The hardest part of scaling your martial arts business is maintaining quality, while keeping your cool. As with most forms of business growth, the management has to prepare itself for a number of side effects. It’s tough to find grade A instructors and, if you only have three quality instructors, for example, it may make it very tough for you to keep high standards across multiple martial arts schools.
Once your school grows to a certain size, you'll have to start excelling at delegating to your team. Finding great instructors, building trust with them and communicating effectively will help you find long-term success. Here are some tips on giving up control, to scale your martial arts business.
Expansion is a big move and it’s going to take a lot of hard work to do it. Just like how a martial artist’s journey towards a black belt isn’t easy, there will be many obstacles and pitfalls; perseverance will be necessary. Write out a general plan for expansion, along with a list of things you need to do. One task that will be instrumental in finding martial arts business success is sourcing quality instructors — no matter how great of a master you are, if your instructors aren’t providing a great learning experience for your students, the school will have a hard time maintaining their success in the long-term.
Find Quality Instructors and Build Trust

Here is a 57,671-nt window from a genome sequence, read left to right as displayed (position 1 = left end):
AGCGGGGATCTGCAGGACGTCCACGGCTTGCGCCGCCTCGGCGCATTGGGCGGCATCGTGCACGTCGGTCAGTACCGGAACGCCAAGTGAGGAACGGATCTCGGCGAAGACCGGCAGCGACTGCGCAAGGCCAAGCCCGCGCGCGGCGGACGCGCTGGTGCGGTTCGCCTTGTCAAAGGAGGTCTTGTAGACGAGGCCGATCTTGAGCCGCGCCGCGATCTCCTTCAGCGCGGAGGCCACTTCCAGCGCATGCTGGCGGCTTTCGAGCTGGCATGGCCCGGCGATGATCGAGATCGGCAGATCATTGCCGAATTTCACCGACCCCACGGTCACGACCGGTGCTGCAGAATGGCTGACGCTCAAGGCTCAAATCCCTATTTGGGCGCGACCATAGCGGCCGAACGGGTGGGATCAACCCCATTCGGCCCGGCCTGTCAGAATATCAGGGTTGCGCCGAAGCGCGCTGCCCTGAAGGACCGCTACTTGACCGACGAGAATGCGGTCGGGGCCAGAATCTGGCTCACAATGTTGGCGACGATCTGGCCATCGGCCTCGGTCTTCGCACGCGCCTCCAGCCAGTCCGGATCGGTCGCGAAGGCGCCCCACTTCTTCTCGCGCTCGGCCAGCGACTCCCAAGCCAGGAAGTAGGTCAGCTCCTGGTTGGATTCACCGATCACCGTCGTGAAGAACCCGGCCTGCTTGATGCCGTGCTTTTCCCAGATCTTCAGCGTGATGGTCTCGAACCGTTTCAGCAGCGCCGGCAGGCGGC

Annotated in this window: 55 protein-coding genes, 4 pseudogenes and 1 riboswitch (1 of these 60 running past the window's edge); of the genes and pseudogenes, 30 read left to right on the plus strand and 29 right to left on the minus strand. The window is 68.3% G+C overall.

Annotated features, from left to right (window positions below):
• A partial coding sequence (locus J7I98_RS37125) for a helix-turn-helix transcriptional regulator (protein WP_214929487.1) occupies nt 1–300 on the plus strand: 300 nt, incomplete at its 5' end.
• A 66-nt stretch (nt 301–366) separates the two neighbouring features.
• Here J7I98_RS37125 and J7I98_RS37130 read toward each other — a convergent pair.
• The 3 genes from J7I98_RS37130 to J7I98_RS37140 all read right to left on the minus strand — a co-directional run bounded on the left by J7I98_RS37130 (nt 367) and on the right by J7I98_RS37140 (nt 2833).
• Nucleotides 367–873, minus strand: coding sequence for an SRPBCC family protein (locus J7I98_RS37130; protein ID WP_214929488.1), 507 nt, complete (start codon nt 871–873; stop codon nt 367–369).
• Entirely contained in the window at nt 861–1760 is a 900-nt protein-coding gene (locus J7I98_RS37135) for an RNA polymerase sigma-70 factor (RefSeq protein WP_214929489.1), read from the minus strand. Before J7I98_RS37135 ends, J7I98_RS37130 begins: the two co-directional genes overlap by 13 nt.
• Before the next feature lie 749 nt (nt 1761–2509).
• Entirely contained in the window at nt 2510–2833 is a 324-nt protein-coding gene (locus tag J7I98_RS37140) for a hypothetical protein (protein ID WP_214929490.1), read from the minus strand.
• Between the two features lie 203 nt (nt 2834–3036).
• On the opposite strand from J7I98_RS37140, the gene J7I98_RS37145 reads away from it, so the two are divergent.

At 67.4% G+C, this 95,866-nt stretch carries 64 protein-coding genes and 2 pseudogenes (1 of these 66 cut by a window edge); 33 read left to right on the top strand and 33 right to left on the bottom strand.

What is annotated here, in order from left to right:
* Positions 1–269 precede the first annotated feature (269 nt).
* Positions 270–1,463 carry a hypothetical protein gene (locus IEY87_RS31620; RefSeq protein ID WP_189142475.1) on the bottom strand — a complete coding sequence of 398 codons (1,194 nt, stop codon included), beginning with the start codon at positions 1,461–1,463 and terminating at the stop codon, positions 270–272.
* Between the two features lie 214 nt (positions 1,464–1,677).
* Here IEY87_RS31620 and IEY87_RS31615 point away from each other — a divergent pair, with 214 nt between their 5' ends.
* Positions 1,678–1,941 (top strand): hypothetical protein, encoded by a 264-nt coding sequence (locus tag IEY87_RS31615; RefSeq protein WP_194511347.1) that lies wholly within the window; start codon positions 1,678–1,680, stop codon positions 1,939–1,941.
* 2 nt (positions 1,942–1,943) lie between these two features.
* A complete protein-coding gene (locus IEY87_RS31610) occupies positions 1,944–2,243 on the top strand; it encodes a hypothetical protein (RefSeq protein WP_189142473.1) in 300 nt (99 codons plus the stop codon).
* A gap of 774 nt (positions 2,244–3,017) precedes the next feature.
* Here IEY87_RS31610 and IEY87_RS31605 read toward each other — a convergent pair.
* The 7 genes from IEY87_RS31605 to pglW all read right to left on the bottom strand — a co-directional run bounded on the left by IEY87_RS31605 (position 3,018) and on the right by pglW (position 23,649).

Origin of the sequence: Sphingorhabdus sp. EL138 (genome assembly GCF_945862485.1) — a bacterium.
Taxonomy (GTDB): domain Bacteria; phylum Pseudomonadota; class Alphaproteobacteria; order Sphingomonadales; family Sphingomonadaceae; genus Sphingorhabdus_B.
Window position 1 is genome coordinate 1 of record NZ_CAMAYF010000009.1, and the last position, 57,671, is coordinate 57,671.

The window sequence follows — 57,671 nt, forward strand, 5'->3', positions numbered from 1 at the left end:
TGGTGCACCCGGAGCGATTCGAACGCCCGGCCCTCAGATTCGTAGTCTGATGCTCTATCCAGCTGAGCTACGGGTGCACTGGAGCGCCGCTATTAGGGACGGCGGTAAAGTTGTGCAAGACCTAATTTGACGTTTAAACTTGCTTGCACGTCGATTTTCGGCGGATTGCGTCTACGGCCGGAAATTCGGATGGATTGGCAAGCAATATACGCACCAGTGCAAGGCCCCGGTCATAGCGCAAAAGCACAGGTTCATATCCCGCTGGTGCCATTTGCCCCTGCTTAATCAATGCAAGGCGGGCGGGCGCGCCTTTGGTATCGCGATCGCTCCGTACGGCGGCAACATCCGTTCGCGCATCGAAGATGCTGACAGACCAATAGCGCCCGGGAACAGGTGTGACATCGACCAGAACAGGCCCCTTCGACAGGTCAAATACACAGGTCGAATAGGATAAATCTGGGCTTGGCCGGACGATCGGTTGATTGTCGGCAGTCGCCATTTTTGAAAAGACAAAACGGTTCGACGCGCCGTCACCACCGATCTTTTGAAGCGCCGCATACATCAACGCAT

Looking for quality instructors within your organization is preferable to sourcing them from the outside, as someone who developed within your system should know how to translate their experiences more effectively to your students. That being said, if you don’t have anyone with potential to be an effective teacher, you’ll have to look outside your school.
Building trust takes time, especially for a master giving up control for the first time. Leading by example is the best way to do this. Once you find the right potential candidate(s), it’s up to you to train them properly and to communicate effectively, in order for you to get the most out of them, for the sake of your martial arts business and your students.
Communicate Clear Expectations and Standards
Developing a guidebook for instructors is a great idea, as the expectations and standards are laid out in writing for everyone to see. You’ll want to evolve this guidebook as you see fit. You may find you’ll need to add things, when you see instructors engaging in activities that aren’t covered by the manual.
Over time, you will also like have to change or adapt language in certain sections that are being misinterpreted by some instructors. Developing an effective training system will help your instructors perform optimally and will help you feel better about giving up control, as your guidance will always be the underlying principle of training and leadership.
Rich Grogan said it best: “My humble advice is this: surround yourself with the right people, let go of your ego, do the right thing, work hard, believe in yourself and always do your best.” For more information, check out Master Grogan’s past webinar on what you must know about opening a new martial arts school. He has a wealth of experience, knowledge and success, and he has a lot of great advice for you to succeed with your martial arts business.
What are the biggest lessons you’ve learned from opening multiple martial arts schools? Let us know on our Facebook and follow us on Twitter and Google+, to stay up to date with all of your ChampionsWay news.